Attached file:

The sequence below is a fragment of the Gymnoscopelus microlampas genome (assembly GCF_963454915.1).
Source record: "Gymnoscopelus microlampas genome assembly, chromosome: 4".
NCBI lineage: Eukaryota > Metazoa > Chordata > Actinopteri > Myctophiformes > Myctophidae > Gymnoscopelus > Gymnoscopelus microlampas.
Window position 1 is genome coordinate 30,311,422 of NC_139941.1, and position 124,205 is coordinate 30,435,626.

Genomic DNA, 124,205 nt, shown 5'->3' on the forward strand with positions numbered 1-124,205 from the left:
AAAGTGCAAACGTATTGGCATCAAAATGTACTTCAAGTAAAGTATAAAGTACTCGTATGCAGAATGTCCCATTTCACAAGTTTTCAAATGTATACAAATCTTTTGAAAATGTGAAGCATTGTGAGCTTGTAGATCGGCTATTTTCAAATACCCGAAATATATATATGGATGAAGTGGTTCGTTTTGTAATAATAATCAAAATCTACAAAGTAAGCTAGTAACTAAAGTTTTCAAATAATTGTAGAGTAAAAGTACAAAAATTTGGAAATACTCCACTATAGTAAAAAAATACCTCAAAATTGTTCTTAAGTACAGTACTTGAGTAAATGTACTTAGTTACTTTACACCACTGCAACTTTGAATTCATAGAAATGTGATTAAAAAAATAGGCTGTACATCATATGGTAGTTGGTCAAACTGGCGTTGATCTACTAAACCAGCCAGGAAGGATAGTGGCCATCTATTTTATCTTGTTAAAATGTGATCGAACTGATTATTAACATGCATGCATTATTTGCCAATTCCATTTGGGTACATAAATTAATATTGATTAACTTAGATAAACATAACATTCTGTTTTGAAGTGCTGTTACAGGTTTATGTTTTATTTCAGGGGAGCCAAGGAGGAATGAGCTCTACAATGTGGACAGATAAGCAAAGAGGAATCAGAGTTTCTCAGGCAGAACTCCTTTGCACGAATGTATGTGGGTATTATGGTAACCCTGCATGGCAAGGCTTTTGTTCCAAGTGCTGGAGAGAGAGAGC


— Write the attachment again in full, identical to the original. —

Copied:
The sequence below is a fragment of the Gymnoscopelus microlampas genome (assembly GCF_963454915.1).
Source record: "Gymnoscopelus microlampas genome assembly, chromosome: 4".
NCBI lineage: Eukaryota > Metazoa > Chordata > Actinopteri > Myctophiformes > Myctophidae > Gymnoscopelus > Gymnoscopelus microlampas.
Window position 1 is genome coordinate 30,311,422 of NC_139941.1, and position 124,205 is coordinate 30,435,626.

Genomic DNA, 124,205 nt, shown 5'->3' on the forward strand with positions numbered 1-124,205 from the left:
AAAGTGCAAACGTATTGGCATCAAAATGTACTTCAAGTAAAGTATAAAGTACTCGTATGCAGAATGTCCCATTTCACAAGTTTTCAAATGTATACAAATCTTTTGAAAATGTGAAGCATTGTGAGCTTGTAGATCGGCTATTTTCAAATACCCGAAATATATATATGGATGAAGTGGTTCGTTTTGTAATAATAATCAAAATCTACAAAGTAAGCTAGTAACTAAAGTTTTCAAATAATTGTAGAGTAAAAGTACAAAAATTTGGAAATACTCCACTATAGTAAAAAAATACCTCAAAATTGTTCTTAAGTACAGTACTTGAGTAAATGTACTTAGTTACTTTACACCACTGCAACTTTGAATTCATAGAAATGTGATTAAAAAAATAGGCTGTACATCATATGGTAGTTGGTCAAACTGGCGTTGATCTACTAAACCAGCCAGGAAGGATAGTGGCCATCTATTTTATCTTGTTAAAATGTGATCGAACTGATTATTAACATGCATGCATTATTTGCCAATTCCATTTGGGTACATAAATTAATATTGATTAACTTAGATAAACATAACATTCTGTTTTGAAGTGCTGTTACAGGTTTATGTTTTATTTCAGGGGAGCCAAGGAGGAATGAGCTCTACAATGTGGACAGATAAGCAAAGAGGAATCAGAGTTTCTCAGGCAGAACTCCTTTGCACGAATGTATGTGGGTATTATGGTAACCCTGCATGGCAAGGCTTTTGTTCCAAGTGCTGGAGAGAGAGAGC